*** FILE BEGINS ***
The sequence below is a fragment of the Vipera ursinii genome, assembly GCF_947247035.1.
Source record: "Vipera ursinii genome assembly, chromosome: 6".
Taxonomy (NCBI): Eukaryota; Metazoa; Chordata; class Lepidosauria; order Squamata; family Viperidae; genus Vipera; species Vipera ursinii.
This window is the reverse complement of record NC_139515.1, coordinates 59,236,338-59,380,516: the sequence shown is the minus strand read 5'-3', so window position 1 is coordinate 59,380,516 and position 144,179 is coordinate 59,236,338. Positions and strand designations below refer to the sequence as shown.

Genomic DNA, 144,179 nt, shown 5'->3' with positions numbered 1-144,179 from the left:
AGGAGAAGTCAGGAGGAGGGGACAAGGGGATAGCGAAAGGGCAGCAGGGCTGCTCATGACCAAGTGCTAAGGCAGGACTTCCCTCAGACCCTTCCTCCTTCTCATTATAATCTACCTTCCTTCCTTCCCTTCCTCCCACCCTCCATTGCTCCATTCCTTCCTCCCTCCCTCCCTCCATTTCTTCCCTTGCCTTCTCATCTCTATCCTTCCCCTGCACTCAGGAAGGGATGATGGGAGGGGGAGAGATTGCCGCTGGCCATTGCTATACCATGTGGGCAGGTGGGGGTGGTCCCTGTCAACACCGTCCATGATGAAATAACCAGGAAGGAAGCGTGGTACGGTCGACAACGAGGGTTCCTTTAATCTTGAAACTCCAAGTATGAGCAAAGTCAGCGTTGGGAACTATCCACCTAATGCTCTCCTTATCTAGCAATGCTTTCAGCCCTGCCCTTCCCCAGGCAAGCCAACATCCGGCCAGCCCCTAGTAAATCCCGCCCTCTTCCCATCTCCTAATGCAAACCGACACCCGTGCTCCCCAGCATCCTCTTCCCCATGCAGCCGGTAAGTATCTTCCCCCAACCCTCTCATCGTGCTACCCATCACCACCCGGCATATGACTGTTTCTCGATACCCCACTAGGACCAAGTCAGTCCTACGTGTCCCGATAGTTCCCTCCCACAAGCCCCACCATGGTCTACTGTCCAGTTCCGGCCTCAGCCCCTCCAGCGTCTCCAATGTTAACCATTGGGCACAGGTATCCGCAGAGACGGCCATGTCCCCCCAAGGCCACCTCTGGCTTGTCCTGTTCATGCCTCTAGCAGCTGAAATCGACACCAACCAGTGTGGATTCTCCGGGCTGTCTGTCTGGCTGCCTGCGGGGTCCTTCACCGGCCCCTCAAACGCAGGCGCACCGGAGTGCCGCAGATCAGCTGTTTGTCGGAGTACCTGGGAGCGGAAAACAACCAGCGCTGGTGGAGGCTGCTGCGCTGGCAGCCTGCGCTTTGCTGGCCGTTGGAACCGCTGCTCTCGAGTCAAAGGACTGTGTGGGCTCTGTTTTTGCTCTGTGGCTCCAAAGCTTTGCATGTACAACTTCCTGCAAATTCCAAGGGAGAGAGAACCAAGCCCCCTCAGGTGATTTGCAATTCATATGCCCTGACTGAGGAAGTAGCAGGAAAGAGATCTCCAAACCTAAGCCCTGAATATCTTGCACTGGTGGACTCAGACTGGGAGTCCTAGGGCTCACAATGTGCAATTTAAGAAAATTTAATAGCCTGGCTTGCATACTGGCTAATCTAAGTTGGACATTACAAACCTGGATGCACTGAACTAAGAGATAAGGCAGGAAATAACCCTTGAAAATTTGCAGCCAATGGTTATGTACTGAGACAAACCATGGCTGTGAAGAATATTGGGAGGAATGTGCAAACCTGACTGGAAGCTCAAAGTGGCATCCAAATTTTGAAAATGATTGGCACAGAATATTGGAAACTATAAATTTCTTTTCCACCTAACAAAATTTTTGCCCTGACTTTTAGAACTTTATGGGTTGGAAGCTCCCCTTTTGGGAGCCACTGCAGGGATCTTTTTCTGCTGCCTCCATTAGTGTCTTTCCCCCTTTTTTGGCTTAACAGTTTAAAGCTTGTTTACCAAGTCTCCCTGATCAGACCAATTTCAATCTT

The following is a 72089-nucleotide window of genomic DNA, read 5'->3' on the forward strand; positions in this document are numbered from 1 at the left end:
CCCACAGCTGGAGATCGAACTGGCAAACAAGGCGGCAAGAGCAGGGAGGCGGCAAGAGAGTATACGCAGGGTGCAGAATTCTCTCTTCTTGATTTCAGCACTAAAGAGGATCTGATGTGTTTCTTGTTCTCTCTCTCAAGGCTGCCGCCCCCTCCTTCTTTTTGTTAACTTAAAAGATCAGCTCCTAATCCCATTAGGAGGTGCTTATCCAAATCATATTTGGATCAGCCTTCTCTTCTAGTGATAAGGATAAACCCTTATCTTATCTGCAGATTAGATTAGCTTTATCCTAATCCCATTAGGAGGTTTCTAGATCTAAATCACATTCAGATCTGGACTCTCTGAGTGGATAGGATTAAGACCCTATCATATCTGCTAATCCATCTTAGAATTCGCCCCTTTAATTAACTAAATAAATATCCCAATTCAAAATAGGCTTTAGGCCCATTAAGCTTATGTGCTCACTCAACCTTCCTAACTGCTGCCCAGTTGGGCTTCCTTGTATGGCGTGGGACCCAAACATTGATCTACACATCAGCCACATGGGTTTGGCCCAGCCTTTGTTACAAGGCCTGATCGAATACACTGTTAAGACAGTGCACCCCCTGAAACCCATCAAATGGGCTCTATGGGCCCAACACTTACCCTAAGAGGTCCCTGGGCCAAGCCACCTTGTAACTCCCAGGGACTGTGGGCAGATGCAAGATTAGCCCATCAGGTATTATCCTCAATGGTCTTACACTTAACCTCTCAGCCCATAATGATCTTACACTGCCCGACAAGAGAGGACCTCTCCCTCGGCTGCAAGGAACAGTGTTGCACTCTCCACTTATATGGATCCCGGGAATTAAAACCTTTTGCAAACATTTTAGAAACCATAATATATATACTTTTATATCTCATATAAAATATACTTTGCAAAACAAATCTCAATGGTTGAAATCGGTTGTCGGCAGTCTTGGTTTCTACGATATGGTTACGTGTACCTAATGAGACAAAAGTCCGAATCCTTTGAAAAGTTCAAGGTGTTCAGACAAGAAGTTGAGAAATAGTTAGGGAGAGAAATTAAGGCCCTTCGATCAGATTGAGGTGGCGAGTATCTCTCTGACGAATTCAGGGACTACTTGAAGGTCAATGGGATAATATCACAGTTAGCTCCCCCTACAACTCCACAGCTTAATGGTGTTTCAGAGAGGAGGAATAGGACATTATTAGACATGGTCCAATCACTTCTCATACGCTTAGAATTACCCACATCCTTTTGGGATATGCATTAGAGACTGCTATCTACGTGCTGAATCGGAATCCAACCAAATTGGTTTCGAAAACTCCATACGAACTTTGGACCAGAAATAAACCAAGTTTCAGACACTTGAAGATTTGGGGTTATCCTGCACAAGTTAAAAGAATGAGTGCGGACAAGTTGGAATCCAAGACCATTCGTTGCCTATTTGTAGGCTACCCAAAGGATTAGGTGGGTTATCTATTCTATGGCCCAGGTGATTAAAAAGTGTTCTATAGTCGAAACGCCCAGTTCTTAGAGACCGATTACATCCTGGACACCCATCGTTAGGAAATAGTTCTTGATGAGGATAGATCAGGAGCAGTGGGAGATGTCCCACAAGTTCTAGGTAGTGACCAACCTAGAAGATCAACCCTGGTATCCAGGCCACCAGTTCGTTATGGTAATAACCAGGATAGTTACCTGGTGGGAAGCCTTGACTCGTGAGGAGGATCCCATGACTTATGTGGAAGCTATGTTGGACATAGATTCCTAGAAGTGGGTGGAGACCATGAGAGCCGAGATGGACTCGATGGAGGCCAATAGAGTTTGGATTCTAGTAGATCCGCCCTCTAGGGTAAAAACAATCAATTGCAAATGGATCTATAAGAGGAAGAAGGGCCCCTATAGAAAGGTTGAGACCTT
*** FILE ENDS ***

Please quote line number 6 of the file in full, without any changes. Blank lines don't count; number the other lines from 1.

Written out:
AGGAGAAGTCAGGAGGAGGGGACAAGGGGATAGCGAAAGGGCAGCAGGGCTGCTCATGACCAAGTGCTAAGGCAGGACTTCCCTCAGACCCTTCCTCCTTCTCATTATAATCTACCTTCCTTCCTTCCCTTCCTCCCACCCTCCATTGCTCCATTCCTTCCTCCCTCCCTCCCTCCATTTCTTCCCTTGCCTTCTCATCTCTATCCTTCCCCTGCACTCAGGAAGGGATGATGGGAGGGGGAGAGATTGCCGCTGGCCATTGCTATACCATGTGGGCAGGTGGGGGTGGTCCCTGTCAACACCGTCCATGATGAAATAACCAGGAAGGAAGCGTGGTACGGTCGACAACGAGGGTTCCTTTAATCTTGAAACTCCAAGTATGAGCAAAGTCAGCGTTGGGAACTATCCACCTAATGCTCTCCTTATCTAGCAATGCTTTCAGCCCTGCCCTTCCCCAGGCAAGCCAACATCCGGCCAGCCCCTAGTAAATCCCGCCCTCTTCCCATCTCCTAATGCAAACCGACACCCGTGCTCCCCAGCATCCTCTTCCCCATGCAGCCGGTAAGTATCTTCCCCCAACCCTCTCATCGTGCTACCCATCACCACCCGGCATATGACTGTTTCTCGATACCCCACTAGGACCAAGTCAGTCCTACGTGTCCCGATAGTTCCCTCCCACAAGCCCCACCATGGTCTACTGTCCAGTTCCGGCCTCAGCCCCTCCAGCGTCTCCAATGTTAACCATTGGGCACAGGTATCCGCAGAGACGGCCATGTCCCCCCAAGGCCACCTCTGGCTTGTCCTGTTCATGCCTCTAGCAGCTGAAATCGACACCAACCAGTGTGGATTCTCCGGGCTGTCTGTCTGGCTGCCTGCGGGGTCCTTCACCGGCCCCTCAAACGCAGGCGCACCGGAGTGCCGCAGATCAGCTGTTTGTCGGAGTACCTGGGAGCGGAAAACAACCAGCGCTGGTGGAGGCTGCTGCGCTGGCAGCCTGCGCTTTGCTGGCCGTTGGAACCGCTGCTCTCGAGTCAAAGGACTGTGTGGGCTCTGTTTTTGCTCTGTGGCTCCAAAGCTTTGCATGTACAACTTCCTGCAAATTCCAAGGGAGAGAGAACCAAGCCCCCTCAGGTGATTTGCAATTCATATGCCCTGACTGAGGAAGTAGCAGGAAAGAGATCTCCAAACCTAAGCCCTGAATATCTTGCACTGGTGGACTCAGACTGGGAGTCCTAGGGCTCACAATGTGCAATTTAAGAAAATTTAATAGCCTGGCTTGCATACTGGCTAATCTAAGTTGGACATTACAAACCTGGATGCACTGAACTAAGAGATAAGGCAGGAAATAACCCTTGAAAATTTGCAGCCAATGGTTATGTACTGAGACAAACCATGGCTGTGAAGAATATTGGGAGGAATGTGCAAACCTGACTGGAAGCTCAAAGTGGCATCCAAATTTTGAAAATGATTGGCACAGAATATTGGAAACTATAAATTTCTTTTCCACCTAACAAAATTTTTGCCCTGACTTTTAGAACTTTATGGGTTGGAAGCTCCCCTTTTGGGAGCCACTGCAGGGATCTTTTTCTGCTGCCTCCATTAGTGTCTTTCCCCCTTTTTTGGCTTAACAGTTTAAAGCTTGTTTACCAAGTCTCCCTGATCAGACCAATTTCAATCTT